US 3746799 A
A method and apparatus for encoding and decoding clear signals of an analog nature, the amplitudes of which represent information. The method employs a key which controls the coding of the signals, a module shift and the coding of the modulo-shift, the modulo shift being transmitted by time multiplex or on a separate channel from that of the encoded signal.
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il'nited States Patent [191 Gentges [451 July 17, 1973 METHOD AND APPARATUS FOR ENCODING AND DECODING ANALOG SIGNALS  Inventor: Frank H. Gentges, Temple Hills, Md.
 Assignee: The United States of America as represented by the Secretary of the Navy, Washington, D.C.
 Filed: Sept. 27, 1971 ] Appl. No.: 183,835
 CI. 178/22, l79/1.5 R  Int. Cl. H041 9/02  Field of Search 178/22; 179/15 R;
 References Cited UNITED STATES PATENTS 3,507,980 4/1970 Rugaber et a1 I79/l.5 R
e A/D CONVERTER I ADDER KEY 2 SHIFT A/D CONVERT ER 1 3,291,908 12/1966 Ehrat 178/22 3,180,927 4/1965 Heppe et al.. 179/].5 R 3,427,399 2/1969 Ehrat 178/22 FOREIGN PATENTS 0R APPLICATIONS 929,251 4/1961 Great Britain l79/l.5 R
Primary Examiner-Benjamin A. Borchelt Assistant Erar r zinep-H. A. Birmie l V l Attorney- R. S. Sciascia, Arthur L. Brannmg et al.
 ABSTRACT A method and apparatus for encoding and decoding clear signals of an analog nature, the amplitudes of which represent information. The :method employs a key which controls the coding of the signals, a module shift and the coding of the modulo-shift, the modulo shift being transmitted by time multiplex or on a separate channel from that of the encoded signal.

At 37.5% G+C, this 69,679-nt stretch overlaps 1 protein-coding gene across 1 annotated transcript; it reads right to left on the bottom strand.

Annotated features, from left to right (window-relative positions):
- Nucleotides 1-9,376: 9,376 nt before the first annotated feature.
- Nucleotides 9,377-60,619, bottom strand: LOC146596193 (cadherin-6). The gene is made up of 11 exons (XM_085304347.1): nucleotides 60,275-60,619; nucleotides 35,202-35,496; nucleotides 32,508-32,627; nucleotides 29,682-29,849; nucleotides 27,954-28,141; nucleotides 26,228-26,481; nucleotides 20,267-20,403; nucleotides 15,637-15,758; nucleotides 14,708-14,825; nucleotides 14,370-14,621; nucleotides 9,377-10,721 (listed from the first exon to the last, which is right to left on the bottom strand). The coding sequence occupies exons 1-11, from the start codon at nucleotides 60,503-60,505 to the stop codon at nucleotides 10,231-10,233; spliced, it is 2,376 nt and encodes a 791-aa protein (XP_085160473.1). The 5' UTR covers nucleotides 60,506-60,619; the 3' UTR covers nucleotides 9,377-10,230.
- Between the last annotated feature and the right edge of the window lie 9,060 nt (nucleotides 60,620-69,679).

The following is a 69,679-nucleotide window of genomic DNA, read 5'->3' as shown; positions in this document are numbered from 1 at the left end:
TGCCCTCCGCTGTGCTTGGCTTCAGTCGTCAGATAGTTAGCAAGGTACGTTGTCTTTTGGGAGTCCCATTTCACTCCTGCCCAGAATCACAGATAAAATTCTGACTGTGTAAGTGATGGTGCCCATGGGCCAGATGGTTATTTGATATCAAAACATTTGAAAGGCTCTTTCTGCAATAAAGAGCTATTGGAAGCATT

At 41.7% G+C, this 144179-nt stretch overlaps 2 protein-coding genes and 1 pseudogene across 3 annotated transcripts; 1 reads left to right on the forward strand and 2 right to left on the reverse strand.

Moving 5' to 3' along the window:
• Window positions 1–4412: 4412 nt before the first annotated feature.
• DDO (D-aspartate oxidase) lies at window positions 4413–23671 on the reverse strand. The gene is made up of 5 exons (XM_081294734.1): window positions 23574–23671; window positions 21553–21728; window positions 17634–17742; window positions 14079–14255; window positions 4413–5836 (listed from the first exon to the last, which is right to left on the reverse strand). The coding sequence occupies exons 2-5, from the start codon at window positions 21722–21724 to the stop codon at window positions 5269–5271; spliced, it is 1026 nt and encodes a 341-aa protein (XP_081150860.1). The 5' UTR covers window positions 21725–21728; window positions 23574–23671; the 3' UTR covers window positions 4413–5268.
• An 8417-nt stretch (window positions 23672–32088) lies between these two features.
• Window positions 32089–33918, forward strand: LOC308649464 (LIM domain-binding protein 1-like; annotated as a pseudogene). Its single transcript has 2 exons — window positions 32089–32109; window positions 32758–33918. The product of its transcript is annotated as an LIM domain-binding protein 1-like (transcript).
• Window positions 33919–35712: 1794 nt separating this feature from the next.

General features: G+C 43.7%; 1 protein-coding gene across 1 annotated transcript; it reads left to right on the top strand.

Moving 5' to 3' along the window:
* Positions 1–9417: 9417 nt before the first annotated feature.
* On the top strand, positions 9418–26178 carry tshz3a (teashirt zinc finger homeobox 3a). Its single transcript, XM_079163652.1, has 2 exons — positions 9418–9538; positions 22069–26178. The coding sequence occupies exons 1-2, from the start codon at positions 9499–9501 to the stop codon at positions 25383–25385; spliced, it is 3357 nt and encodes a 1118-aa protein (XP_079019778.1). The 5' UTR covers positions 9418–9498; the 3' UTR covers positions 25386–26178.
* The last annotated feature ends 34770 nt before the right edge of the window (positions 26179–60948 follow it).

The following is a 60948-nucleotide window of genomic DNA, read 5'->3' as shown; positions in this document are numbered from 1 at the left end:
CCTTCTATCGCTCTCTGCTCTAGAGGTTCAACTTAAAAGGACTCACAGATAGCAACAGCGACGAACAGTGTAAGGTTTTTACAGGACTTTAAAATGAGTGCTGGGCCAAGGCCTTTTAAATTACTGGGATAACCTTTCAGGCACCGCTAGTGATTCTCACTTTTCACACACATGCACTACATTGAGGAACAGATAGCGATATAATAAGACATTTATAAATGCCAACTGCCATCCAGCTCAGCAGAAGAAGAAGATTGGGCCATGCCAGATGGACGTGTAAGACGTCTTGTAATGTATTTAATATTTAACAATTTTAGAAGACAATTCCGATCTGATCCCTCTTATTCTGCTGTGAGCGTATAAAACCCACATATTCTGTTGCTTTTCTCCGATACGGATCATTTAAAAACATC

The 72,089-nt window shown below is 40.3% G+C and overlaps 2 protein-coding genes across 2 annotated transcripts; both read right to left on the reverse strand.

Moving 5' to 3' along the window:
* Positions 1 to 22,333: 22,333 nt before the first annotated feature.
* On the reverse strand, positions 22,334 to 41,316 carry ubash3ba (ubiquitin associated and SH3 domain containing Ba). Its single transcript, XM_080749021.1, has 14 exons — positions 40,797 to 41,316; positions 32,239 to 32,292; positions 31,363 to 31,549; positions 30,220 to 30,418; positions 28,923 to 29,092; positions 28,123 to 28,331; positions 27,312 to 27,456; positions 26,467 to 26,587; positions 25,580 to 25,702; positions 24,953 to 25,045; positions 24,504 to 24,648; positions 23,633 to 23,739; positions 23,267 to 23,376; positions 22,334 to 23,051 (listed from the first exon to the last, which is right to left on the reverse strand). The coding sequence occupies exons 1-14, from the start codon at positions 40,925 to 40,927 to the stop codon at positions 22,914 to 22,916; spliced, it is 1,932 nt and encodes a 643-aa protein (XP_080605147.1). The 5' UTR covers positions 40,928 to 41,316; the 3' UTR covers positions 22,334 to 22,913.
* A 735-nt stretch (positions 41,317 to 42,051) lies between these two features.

9 Claims, 5 Drawing Figures FF lt --m ADDER CARRY MODULO SHIFT PATENTEB i 7 B73 SNEEFBBFS All C2 INVENTOR FRANK H. GENTGES ATTORNEY i PATENTEB SPEU 5 BF 5 $55? "GEE INVENTOR FRANK H. GENTGES ATTORNEY METHOD AND APPARATUS FOR ENCODING AND DECODING ANALOG SIGNALS STATEMENT OF GOVERNMENT INTEREST The invention described herein may be manufactured and used by or for the Government of the United States of America for government purposes without the payment of any royalties thereon or therefor.
BACKGROUND OF THE INVENTION Presently used cryptographic equipment is based upon a technique described by Vernam. With this technique the data to be enciphered is combined with an enciphering key, the resultant being ciphertext. To decode the ciphertext an identical key to that used for enciphering is generated and the data is derived from the ciphertext. With this technique it is necessary that the data be in the form of binary bits. If the data is in some other form, then some means for converting it to binary bits is necessary. Likewise, on the receiving end, some means is needed for converting the binary bits back to the original form of the data.
Vernam described a system using punched tape such as used with teleprinter equipment. In his system one tape containing the message was combined with another tape which served as the key. A special tape reader is used which advances both tapes together as the bits for each character are read the same number of bits of key for enchiphering are also read. The combining is done as follows:
1. If the key bit is a zero, the corresponding data bit I is sent as is.
2. If the key bit is a one, the corresponding data bit is sent inverted, i.e., data l, cipher 0,; data 0, cipher 1. This type of combining is mathematically called module two addition and the logic function is realized with an exclusive OR gate. This may be shown in a logic table as: